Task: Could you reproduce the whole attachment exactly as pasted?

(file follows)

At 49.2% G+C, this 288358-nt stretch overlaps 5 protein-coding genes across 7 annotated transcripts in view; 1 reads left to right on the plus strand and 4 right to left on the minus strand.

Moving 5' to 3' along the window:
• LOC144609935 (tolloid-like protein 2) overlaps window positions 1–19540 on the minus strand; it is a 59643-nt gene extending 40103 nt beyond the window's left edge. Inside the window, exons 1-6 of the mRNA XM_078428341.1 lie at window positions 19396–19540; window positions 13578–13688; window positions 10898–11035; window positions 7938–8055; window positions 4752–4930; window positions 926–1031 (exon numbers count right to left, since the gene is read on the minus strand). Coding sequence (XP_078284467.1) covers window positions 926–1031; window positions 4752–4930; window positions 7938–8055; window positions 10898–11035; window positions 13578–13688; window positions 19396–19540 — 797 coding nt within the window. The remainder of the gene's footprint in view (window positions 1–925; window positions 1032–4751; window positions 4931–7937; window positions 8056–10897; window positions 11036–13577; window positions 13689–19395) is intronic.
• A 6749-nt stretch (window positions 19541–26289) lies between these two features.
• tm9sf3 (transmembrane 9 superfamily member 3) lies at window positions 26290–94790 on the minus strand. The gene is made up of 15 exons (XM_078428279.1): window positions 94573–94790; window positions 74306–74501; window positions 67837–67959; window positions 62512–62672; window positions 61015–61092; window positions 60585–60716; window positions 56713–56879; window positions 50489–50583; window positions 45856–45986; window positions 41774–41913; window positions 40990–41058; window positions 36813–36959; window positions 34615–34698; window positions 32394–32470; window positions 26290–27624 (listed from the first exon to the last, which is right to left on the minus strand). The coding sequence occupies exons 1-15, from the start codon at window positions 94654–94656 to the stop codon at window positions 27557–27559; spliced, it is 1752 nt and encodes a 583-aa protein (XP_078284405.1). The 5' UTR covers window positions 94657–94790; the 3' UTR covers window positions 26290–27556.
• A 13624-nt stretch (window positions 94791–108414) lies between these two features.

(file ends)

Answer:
At 49.2% G+C, this 288358-nt stretch overlaps 5 protein-coding genes across 7 annotated transcripts in view; 1 reads left to right on the plus strand and 4 right to left on the minus strand.

Moving 5' to 3' along the window:
• LOC144609935 (tolloid-like protein 2) overlaps window positions 1–19540 on the minus strand; it is a 59643-nt gene extending 40103 nt beyond the window's left edge. Inside the window, exons 1-6 of the mRNA XM_078428341.1 lie at window positions 19396–19540; window positions 13578–13688; window positions 10898–11035; window positions 7938–8055; window positions 4752–4930; window positions 926–1031 (exon numbers count right to left, since the gene is read on the minus strand). Coding sequence (XP_078284467.1) covers window positions 926–1031; window positions 4752–4930; window positions 7938–8055; window positions 10898–11035; window positions 13578–13688; window positions 19396–19540 — 797 coding nt within the window. The remainder of the gene's footprint in view (window positions 1–925; window positions 1032–4751; window positions 4931–7937; window positions 8056–10897; window positions 11036–13577; window positions 13689–19395) is intronic.
• A 6749-nt stretch (window positions 19541–26289) lies between these two features.
• tm9sf3 (transmembrane 9 superfamily member 3) lies at window positions 26290–94790 on the minus strand. The gene is made up of 15 exons (XM_078428279.1): window positions 94573–94790; window positions 74306–74501; window positions 67837–67959; window positions 62512–62672; window positions 61015–61092; window positions 60585–60716; window positions 56713–56879; window positions 50489–50583; window positions 45856–45986; window positions 41774–41913; window positions 40990–41058; window positions 36813–36959; window positions 34615–34698; window positions 32394–32470; window positions 26290–27624 (listed from the first exon to the last, which is right to left on the minus strand). The coding sequence occupies exons 1-15, from the start codon at window positions 94654–94656 to the stop codon at window positions 27557–27559; spliced, it is 1752 nt and encodes a 583-aa protein (XP_078284405.1). The 5' UTR covers window positions 94657–94790; the 3' UTR covers window positions 26290–27556.
• A 13624-nt stretch (window positions 94791–108414) lies between these two features.